West Africa is Rising, But Terrorism Poses a Major Problem in Some Areas, Says Chambas
On the occasion of the high-level segment of the General Assembly, we spoke with the Secretary-General’s Special Representative for West Africa and the Sahel, Mohamed Ibn Chambas, about the challenges the region is facing, the economic growth that comes from good governance and the role of his office in helping countries strengthen their ability to prevent and overcome conflict.
Politically Speaking: What is the biggest challenge that West Africa and the Sahel face today?
Mohamed Ibn Chambas: The biggest challenge in West Africa and the Sahel region remains the fight against terrorism, both in the Northeast of Nigeria and the Lake Chad basin countries, and the north of Mali and the Sahel area.
We have heard much about Africa’s economic boom. Is ‘Africa Rising’ evident in the region?
Absolutely. The positive indications of a steady consolidation of democratic governance, good economic recovery and even in some of the toughest security challenges good signs of progress. What do I mean by the consolidation of democratic governance? In the last two years, 2015, 2016, we have had seven very successful elections, some of which have led to a transition from the governing parties to opposition, such as in Nigeria, Benin, Cape Verde. This is remarkable progress for a region which not too long ago was governed largely by military rulers. In the area of economic recovery, we have seen the countries all implement strong economic reform policies. And the region as a whole is projected to grow at 4.5 per cent, which is fairly strong globally, in the face of the economic challenges that we have witnessed, with the fall in commodity prices, the global recession, etc. Some countries are doing exceptionally well, such as Cote d’Ivoire, which is experiencing strong growth of as much as 8 per cent. In Ghana, recovery has been strong following the International Monetary Fund programs that have been introduced. So, on the whole, this is a region experiencing a strong recovery from global recession and is on the path of solid economic growth.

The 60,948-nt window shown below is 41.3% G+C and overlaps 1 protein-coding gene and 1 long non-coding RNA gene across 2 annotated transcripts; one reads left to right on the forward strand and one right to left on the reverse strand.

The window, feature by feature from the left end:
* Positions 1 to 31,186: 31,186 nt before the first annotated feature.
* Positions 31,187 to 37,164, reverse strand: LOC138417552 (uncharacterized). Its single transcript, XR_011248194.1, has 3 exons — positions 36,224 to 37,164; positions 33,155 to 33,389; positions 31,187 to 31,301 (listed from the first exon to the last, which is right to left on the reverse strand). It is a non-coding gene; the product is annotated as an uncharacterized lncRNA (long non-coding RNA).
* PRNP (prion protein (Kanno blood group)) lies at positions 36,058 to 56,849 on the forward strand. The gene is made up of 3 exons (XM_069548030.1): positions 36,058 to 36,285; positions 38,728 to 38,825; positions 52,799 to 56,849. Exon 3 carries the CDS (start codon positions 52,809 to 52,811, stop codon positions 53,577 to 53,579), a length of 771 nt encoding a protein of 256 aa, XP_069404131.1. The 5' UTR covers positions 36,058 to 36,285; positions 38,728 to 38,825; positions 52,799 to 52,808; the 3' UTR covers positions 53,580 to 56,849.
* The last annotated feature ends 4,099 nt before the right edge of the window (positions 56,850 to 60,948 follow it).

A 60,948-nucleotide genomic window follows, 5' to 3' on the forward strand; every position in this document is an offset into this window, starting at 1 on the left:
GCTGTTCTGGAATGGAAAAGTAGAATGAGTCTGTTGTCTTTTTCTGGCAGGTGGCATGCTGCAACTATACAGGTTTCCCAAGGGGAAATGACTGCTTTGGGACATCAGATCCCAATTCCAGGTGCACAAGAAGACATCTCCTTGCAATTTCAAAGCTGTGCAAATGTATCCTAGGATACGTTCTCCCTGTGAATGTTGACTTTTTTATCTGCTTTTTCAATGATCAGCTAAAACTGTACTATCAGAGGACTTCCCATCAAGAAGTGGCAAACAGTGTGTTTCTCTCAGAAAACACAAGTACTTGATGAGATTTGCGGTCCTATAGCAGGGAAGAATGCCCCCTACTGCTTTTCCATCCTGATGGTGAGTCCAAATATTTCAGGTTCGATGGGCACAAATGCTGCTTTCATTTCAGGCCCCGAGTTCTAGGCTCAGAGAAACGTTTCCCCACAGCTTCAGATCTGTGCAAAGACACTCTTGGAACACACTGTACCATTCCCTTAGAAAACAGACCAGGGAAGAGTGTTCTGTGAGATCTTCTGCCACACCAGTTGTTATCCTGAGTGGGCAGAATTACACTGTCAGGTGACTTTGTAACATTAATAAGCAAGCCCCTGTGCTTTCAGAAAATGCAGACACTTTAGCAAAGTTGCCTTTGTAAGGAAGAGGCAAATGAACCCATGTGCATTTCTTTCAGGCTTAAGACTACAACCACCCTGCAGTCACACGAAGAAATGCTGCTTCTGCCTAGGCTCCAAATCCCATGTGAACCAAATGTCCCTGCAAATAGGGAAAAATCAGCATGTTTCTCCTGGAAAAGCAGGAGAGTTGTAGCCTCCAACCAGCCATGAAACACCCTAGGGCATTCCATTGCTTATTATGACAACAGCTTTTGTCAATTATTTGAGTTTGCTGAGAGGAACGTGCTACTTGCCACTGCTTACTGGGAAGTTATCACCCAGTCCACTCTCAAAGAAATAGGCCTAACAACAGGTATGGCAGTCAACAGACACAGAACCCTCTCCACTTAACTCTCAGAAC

Has the recent merger of your office and the Office of the Special Envoy for the Sahel, mandated by the Security Council in January this year, been successful? Are there any issues remaining?
It has been highly successful; we are fully integrated. I have personally visited all the Sahel countries. I visited the headquarters of the Permanent Secretariat of the G5 Sahel countries. I have interacted with the Permanent Secretary-General and his team, we have agreed on a number of issue we will work on, such as working with them to establish a good early warning mechanism, working together on the issue of youth and women at community levels and also working together on the issue of preventing violent extremism. These are all issues that we share common perspectives on, we share common objectives on and we are determined to work in support of the Permanent Secretariat of the G5 Sahel, so that they’re able to realize their own clearly determined priority programs, that they have defined.
What was the aim of your visit to the General Assembly this year and how much have you achieved?
This is a session where one has the opportunity for interaction with the highest authorities of the countries with which we work, West Africa and the Sahel countries, and it has been a most fruitful visit. I have been privileged to participate in all the meetings the Secretary-General has had with all these heads of State. In the margins, I have been able to have meetings where we have been able to discuss in more detail their own concerns, their own challenges and how the UN can always be a strong partner with them, coordinating with the country teams, which are deployed in all these countries, but also being a spokesperson and being able to marshal the support of international partners for the West African and the Sahel countries to face the numerous challenges that confront them.
— UN Political Affairs (@UN_DPA) September 28, 2016